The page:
Origin of putrescibleLate Latin putrescibilis
Because of the putrescible tendency of potatoes, they should be stored in a cool dark place.
An example of putrescible used as an adjective is a putrescible vegetable, such as a moist potato in a tightly sealed bag.
Origin of putrescibleFrench from Old French from Late Latin putrēscibilis from Latin putrēscere to rot ; see putrescent .
(comparative more putrescible, superlative most putrescible)
From Latin putrescere (“to rot") +"Ž -ible.
- P. 273), differences in composition are mainly original, the denser and more anthracitic varieties representing plant substance which has been more completely macerated and deprived of its putrescible constituents before submergence, or of which the deposition had taken place in shallow water, more readily accessible to atmospheric oxidizing influences than the deeper areas where conditions favourable to the elaboration of compounds richer in hydrogen prevailed.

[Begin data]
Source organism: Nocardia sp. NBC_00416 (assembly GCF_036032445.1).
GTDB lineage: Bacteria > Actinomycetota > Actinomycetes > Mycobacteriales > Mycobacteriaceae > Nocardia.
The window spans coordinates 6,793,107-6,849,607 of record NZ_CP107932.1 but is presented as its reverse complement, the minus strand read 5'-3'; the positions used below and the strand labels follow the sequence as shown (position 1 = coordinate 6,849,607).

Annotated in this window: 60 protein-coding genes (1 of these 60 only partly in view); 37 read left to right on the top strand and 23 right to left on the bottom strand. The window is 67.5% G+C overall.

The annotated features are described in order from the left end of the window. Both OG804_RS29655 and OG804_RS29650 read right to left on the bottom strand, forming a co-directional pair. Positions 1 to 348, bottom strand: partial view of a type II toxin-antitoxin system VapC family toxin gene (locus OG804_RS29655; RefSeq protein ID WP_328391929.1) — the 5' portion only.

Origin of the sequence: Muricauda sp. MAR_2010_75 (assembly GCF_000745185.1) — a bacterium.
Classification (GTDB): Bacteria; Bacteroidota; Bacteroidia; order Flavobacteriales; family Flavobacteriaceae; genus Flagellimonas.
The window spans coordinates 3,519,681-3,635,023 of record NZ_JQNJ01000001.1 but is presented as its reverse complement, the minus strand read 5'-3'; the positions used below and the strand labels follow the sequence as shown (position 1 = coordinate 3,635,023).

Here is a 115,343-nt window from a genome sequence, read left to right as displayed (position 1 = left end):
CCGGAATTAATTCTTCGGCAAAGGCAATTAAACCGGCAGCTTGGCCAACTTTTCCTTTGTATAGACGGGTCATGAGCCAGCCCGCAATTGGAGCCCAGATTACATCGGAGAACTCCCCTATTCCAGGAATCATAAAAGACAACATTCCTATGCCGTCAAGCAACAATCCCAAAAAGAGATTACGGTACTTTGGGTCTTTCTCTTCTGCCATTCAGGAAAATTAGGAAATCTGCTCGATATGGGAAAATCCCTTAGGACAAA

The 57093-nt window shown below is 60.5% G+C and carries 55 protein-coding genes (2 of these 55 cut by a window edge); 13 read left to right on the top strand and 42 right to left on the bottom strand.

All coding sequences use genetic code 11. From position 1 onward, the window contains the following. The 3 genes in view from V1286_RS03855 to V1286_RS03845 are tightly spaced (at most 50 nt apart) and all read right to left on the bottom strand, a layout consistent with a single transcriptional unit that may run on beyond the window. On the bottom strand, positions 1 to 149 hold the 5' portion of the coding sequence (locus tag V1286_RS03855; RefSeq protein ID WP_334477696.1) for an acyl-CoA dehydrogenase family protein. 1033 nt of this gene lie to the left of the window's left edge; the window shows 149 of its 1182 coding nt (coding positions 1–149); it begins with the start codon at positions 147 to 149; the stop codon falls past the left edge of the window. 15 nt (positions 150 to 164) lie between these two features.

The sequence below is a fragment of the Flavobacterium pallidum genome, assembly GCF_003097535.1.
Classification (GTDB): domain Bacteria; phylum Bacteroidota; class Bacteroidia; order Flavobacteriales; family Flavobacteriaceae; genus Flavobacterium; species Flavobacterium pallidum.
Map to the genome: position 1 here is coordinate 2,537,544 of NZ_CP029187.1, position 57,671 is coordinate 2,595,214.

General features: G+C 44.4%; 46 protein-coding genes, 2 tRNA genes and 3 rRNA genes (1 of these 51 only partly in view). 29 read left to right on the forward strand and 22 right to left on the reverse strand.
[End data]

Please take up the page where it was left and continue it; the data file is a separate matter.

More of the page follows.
- When Pasteur in 1857 showed that the lactic fermentation depends on the presence of an organism, it was already known from the researches of Schwann (1837) and Helmholtz (1843) that fermentation and putrefaction are intimately connected with the presence of organisms derived from the air, and that the preservation of putrescible substances depends on this principle.